Sports

Half-ice hockey becoming the norm for younger age groups

October 10, 2019   ·   0 Comments

Written By JAKE COURTEPATTE

In a nation of hockey-crazed Canadians, there is always a polarizing subject to split the population.

The latest has been the implementation of half-ice hockey into the minor ranks, leaving parents and players alike on either side of the fence as to its effects, both positive and negative.

With the implementation of split-ice into the Tyke level for the 2018-19 season, the start of the 2019-20 season last month brought in new rules for the Novice level to play at half-ice for the first half of the season, before making the transition to a full length pad.

“You don’t put five- and six-year-olds on a full-size soccer pitch, or expect them to play basketball on a full-sized court with no height adjustments – hockey is no different,” Hockey Canada says on its website. “Cross-ice/half-ice hockey allows young players the opportunity for more puck-touches which promotes greater opportunity for skill development (puck-handling, shooting, skating, coordination) and decision-making.”

The changes come hand-in-hand with a new style of puck at the novice level, moving to a 4-ounce puck rather than the regular 5.5-ounce puck.

“By shrinking the space we’ve given kids the opportunity to play in an area that is more condusive to developing skills at their level…Good players will benefit from a system like this as much as the new players coming into the game,” said Hockey Canada vice-president of hockey development Paul Carson in a webinar on changing the look of minor hockey in Ontario.

Schomberg Minor Hockey President Ilya Dagenais admitted it took him some time to warm up to the idea.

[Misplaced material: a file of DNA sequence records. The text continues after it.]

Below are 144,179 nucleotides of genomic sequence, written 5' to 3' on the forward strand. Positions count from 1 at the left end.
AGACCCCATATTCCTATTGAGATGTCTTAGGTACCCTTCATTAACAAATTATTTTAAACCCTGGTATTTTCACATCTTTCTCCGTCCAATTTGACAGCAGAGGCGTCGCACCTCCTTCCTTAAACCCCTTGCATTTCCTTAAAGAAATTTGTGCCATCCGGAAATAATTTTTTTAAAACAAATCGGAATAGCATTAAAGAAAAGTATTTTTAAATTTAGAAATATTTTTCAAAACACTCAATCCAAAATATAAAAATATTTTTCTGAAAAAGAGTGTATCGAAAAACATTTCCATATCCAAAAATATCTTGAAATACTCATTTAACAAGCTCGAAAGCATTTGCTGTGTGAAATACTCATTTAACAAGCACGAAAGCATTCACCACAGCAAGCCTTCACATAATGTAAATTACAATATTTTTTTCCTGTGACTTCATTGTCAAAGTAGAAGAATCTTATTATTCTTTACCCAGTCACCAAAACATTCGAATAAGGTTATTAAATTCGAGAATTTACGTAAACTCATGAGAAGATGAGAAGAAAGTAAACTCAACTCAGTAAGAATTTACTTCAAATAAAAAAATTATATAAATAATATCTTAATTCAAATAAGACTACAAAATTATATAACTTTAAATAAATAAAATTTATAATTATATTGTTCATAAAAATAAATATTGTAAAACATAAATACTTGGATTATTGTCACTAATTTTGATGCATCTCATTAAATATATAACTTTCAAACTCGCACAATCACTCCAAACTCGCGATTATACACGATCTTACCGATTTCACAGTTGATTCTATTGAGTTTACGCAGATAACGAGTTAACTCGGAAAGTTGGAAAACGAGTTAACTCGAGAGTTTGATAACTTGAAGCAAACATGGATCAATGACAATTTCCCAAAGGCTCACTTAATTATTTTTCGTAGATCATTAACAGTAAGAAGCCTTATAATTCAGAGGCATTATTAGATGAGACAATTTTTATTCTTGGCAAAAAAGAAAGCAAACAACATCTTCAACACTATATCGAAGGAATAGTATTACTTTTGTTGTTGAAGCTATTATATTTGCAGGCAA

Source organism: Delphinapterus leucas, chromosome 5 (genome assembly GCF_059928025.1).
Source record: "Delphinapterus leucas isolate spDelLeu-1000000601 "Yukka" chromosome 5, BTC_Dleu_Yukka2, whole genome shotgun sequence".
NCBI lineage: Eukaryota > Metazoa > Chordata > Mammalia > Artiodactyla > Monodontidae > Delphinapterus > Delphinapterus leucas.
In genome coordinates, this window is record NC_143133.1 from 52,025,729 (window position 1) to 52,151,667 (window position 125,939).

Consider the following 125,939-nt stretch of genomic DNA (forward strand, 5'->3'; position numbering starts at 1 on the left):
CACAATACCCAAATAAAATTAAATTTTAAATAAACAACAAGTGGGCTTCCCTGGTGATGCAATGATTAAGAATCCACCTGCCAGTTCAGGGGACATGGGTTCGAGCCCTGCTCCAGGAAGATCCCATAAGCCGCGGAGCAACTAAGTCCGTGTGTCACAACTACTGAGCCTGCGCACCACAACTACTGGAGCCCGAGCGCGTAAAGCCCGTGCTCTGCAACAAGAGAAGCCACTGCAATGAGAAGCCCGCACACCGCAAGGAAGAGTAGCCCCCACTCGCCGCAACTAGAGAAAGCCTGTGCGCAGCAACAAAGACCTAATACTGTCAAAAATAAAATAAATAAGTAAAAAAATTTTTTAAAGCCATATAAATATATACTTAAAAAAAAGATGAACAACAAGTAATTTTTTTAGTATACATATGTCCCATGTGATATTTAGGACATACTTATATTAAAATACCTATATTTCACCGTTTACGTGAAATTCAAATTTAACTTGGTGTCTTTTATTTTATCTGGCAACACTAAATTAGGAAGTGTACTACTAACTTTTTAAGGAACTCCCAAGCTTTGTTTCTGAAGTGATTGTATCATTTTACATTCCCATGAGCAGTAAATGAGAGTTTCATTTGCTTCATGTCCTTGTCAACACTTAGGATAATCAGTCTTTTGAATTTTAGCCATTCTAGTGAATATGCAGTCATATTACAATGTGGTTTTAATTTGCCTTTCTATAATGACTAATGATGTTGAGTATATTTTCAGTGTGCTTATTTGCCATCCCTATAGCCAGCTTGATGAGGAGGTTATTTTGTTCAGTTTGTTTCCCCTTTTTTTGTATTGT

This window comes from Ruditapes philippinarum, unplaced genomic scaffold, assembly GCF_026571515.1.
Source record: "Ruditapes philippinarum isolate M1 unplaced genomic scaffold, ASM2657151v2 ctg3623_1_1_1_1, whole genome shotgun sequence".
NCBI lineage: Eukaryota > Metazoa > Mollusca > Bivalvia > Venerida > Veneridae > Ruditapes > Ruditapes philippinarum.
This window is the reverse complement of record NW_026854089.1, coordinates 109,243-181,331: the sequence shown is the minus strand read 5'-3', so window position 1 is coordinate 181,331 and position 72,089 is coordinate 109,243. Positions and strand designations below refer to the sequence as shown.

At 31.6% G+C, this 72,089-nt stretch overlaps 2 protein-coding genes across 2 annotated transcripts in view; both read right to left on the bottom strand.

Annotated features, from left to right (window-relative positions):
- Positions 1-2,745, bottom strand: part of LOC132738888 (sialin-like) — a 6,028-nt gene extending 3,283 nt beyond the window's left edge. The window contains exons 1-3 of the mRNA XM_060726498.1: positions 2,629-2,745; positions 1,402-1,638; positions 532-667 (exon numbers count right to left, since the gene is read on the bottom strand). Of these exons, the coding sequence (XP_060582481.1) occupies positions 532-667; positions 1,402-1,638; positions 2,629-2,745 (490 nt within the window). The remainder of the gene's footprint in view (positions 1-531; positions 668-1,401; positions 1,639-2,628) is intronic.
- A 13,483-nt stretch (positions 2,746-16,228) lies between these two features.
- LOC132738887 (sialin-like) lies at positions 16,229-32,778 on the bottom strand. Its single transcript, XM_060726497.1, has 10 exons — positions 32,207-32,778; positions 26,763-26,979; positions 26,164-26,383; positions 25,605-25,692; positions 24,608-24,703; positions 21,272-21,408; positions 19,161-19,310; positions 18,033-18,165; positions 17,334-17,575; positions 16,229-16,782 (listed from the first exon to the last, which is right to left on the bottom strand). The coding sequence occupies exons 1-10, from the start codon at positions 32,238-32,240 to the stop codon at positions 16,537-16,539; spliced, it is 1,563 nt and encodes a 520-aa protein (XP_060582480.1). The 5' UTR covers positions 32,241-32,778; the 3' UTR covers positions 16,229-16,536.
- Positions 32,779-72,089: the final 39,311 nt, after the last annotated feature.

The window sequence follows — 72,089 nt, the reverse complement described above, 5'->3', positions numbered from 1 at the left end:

“To be honest I was pessimistic towards it all when I first saw the implementation guide,” said Dagenais. “However after seeing it in action everything Hockey Canada said is true. The kids are more engaged, they get to touch the puck more and are having a ton of fun.  

“I think the parents are more upset than the kids.  Time will tell if long term it’s successful for improved development of core hockey skills.”

According to the Ontario Minor Hockey Association, the implementation of half-ice hockey into Novice won’t have kids feeling bored on the ice, something they admit a large number of parents have brought up as a potential issue across the province. In fact, an internal study said that kids earn six times more shots, five times more passes, and two times more puck touches while playing on split ice.

If that all rings true, Carson said it could prove vital for the player’s development upon making the transition to a full ice surface, which for most Ontario Novice hockey organizations should come in early 2020.

“It’s all part of a player’s development…players will find it easier to learn the basics on the smaller ice surface, and will be better prepared for the higher age levels.”



         

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